Dim, sepia-toned steakhouse El Gaucho remains a stirringly foreign experience below the Benson Hotel—a place where meticulously coiffed and tuxedo-vested servers make tableside Caesar salad ($14) for elegant arts patrons and West Hills scions with Kardashian hair. Flamenco plays nightly (including Beatles medleys), and a brigade of cooks sears aged steaks to perfection in a kitchen lit like a theater. For the big spender, a $74 filet mignon and lobster surf and turf is available topped with a note-perfect béarnaise. But the plebs can get that same beautiful sauce on Angus steak frites during happy hour for $18.
Chef Jose Luis de Cossio quite simply makes the best ceviche that Portland has ever seen, soaking his limes for hours and tasting each one individually before using it in the citrus-cured fish that is the pride of Peru, his home country.
In a humble, half-hidden restaurant huddled between Barbur Boulevard and the river, de Cossio makes some of the most extraordinary food in Portland—including multiple versions of ceviche each day ($28-$30), each with its own creamy leche de tigre, a bright sauce imbued with the essence of Peruvian peppers.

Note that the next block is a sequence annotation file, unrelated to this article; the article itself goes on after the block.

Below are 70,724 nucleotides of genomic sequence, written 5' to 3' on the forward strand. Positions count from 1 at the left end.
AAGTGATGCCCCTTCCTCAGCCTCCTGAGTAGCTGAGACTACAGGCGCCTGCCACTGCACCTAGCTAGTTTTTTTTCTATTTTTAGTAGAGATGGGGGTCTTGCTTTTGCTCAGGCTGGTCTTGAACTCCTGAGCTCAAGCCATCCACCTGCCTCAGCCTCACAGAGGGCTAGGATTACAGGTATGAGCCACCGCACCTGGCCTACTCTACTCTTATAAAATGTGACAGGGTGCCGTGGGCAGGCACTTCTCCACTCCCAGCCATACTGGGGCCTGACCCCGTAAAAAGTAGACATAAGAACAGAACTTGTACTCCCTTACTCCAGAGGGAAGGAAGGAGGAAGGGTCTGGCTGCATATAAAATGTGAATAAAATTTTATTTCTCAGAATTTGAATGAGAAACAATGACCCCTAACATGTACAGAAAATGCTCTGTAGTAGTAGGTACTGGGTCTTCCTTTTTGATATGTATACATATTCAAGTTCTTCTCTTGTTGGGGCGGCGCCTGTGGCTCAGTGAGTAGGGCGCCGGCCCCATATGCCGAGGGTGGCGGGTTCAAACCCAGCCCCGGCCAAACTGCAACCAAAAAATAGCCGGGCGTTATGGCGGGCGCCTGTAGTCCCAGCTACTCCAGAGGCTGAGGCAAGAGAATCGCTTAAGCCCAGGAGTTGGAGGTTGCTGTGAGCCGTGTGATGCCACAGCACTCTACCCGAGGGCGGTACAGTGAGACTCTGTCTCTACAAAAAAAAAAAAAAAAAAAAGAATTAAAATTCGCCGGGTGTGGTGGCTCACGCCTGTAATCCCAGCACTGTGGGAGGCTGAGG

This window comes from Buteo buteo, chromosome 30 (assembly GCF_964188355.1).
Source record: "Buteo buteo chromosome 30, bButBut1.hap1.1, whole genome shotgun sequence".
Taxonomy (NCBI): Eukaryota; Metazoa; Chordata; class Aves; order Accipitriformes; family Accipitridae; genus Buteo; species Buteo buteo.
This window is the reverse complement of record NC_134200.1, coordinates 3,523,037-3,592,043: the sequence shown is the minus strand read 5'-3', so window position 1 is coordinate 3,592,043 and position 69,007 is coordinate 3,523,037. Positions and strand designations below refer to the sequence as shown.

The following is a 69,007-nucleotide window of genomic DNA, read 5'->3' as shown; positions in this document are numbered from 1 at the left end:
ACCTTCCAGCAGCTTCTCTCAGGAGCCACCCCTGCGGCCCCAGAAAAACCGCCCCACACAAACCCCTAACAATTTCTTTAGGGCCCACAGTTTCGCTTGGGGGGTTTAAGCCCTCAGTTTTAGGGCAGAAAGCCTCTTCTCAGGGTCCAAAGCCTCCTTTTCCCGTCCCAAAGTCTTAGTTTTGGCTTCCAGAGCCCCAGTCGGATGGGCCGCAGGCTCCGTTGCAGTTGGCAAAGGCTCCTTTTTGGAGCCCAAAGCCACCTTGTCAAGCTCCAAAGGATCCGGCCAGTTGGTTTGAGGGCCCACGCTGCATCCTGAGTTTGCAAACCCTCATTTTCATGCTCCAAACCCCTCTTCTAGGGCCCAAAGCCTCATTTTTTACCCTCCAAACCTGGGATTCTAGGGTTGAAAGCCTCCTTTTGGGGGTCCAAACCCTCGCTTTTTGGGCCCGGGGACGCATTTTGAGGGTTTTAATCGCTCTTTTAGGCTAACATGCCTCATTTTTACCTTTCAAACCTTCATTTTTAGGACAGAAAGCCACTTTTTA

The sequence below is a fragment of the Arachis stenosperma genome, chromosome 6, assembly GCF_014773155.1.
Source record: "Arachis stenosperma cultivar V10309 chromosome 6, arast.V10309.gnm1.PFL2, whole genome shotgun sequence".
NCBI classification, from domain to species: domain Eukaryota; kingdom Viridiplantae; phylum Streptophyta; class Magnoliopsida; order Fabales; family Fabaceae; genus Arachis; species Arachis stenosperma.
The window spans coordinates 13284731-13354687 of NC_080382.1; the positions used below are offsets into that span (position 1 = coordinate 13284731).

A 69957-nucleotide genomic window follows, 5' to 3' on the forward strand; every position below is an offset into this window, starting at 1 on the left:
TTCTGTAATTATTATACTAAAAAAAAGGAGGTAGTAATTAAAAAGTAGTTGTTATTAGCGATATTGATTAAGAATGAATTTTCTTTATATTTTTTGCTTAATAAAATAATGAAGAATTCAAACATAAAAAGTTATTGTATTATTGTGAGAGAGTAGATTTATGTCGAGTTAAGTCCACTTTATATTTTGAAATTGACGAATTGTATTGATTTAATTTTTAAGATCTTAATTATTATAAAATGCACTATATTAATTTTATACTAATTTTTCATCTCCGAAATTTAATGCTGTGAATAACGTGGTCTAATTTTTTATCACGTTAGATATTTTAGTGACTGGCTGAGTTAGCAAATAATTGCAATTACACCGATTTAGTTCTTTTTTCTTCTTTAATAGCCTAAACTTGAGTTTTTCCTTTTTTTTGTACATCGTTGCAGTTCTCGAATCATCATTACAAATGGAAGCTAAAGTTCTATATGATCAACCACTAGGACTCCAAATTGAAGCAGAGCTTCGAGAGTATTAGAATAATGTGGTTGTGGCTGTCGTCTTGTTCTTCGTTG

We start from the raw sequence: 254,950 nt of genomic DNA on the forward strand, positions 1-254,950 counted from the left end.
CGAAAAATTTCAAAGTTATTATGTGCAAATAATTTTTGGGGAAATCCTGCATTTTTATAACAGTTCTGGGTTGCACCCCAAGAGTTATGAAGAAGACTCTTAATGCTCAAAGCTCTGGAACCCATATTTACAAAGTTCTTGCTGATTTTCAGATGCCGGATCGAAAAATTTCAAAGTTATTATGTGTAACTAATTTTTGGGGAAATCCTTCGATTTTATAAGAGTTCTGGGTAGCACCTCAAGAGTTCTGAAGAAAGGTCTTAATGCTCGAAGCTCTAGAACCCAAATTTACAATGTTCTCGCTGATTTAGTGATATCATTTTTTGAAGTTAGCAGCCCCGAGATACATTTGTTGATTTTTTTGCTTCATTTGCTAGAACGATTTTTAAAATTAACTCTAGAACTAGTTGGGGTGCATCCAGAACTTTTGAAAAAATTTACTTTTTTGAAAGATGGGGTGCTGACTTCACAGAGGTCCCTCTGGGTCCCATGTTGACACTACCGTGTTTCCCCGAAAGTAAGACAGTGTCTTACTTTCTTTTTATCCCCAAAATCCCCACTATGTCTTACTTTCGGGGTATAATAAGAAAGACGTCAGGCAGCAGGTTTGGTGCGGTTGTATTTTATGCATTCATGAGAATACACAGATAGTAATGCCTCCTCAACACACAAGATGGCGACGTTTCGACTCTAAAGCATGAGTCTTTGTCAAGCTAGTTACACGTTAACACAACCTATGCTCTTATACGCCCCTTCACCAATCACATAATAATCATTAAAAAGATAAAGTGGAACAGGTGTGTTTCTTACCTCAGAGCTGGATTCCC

De Cossio was executive chef of perhaps the most famous cebichería in Peru—Gastón Acurio's La Mar in Lima—before the Pearl District Peruvian castle Andina lured him to Portland. But at his own Paiche, he's allowed to make the ingredients truly sing.
His leche de tigre is luxuriantly dense to the point of creamy, never overacidic despite an explosive burst of lime flavor, balanced against the sharp bitterness of onion and airy texture of cancha, a delicate toasted corn. Meanwhile, an octopus saltado boomed out its savory depths—a refined take on the food of countless street stalls—and de Cossio shares Peru's devotion to the potato as well, with causas that have ascended to full-plate symphonies of fruit and spicy yellow Peruvian huancaina sauce, with a bass note of hand-emulsified, starch-rich potato enriched with oil.